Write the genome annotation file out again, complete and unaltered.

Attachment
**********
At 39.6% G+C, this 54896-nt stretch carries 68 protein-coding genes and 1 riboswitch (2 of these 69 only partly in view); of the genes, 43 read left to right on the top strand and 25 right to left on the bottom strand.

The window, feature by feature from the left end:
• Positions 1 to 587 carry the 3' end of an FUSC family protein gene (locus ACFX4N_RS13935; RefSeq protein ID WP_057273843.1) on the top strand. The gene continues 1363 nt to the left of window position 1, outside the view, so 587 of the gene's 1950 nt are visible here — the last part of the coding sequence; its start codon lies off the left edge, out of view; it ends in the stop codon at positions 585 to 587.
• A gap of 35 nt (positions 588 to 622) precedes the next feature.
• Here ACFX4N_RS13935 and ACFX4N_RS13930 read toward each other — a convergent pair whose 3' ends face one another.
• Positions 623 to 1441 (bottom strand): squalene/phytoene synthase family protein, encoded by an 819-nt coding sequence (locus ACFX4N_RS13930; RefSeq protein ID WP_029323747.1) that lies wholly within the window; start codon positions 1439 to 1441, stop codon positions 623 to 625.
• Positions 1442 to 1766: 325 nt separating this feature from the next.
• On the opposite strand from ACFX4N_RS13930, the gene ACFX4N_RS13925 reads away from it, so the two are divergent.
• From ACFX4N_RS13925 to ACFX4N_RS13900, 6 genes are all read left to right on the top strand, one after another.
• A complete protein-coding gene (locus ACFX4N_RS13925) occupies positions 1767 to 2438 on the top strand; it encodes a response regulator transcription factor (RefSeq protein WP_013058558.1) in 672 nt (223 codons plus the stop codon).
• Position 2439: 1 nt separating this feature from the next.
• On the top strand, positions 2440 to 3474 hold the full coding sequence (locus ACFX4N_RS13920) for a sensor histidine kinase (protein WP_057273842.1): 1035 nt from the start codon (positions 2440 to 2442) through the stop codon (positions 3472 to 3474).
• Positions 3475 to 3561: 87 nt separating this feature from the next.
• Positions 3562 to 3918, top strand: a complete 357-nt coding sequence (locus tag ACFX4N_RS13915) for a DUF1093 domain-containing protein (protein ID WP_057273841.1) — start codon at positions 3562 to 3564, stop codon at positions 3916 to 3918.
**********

At 39.6% G+C, this 54896-nt stretch carries 68 protein-coding genes and 1 riboswitch (2 of these 69 only partly in view); of the genes, 43 read left to right on the top strand and 25 right to left on the bottom strand.

The window, feature by feature from the left end:
• Positions 1 to 587 carry the 3' end of an FUSC family protein gene (locus ACFX4N_RS13935; RefSeq protein ID WP_057273843.1) on the top strand. The gene continues 1363 nt to the left of window position 1, outside the view, so 587 of the gene's 1950 nt are visible here — the last part of the coding sequence; its start codon lies off the left edge, out of view; it ends in the stop codon at positions 585 to 587.
• A gap of 35 nt (positions 588 to 622) precedes the next feature.
• Here ACFX4N_RS13935 and ACFX4N_RS13930 read toward each other — a convergent pair whose 3' ends face one another.
• Positions 623 to 1441 (bottom strand): squalene/phytoene synthase family protein, encoded by an 819-nt coding sequence (locus ACFX4N_RS13930; RefSeq protein ID WP_029323747.1) that lies wholly within the window; start codon positions 1439 to 1441, stop codon positions 623 to 625.
• Positions 1442 to 1766: 325 nt separating this feature from the next.
• On the opposite strand from ACFX4N_RS13930, the gene ACFX4N_RS13925 reads away from it, so the two are divergent.
• From ACFX4N_RS13925 to ACFX4N_RS13900, 6 genes are all read left to right on the top strand, one after another.
• A complete protein-coding gene (locus ACFX4N_RS13925) occupies positions 1767 to 2438 on the top strand; it encodes a response regulator transcription factor (RefSeq protein WP_013058558.1) in 672 nt (223 codons plus the stop codon).
• Position 2439: 1 nt separating this feature from the next.
• On the top strand, positions 2440 to 3474 hold the full coding sequence (locus ACFX4N_RS13920) for a sensor histidine kinase (protein WP_057273842.1): 1035 nt from the start codon (positions 2440 to 2442) through the stop codon (positions 3472 to 3474).
• Positions 3475 to 3561: 87 nt separating this feature from the next.
• Positions 3562 to 3918, top strand: a complete 357-nt coding sequence (locus tag ACFX4N_RS13915) for a DUF1093 domain-containing protein (protein ID WP_057273841.1) — start codon at positions 3562 to 3564, stop codon at positions 3916 to 3918.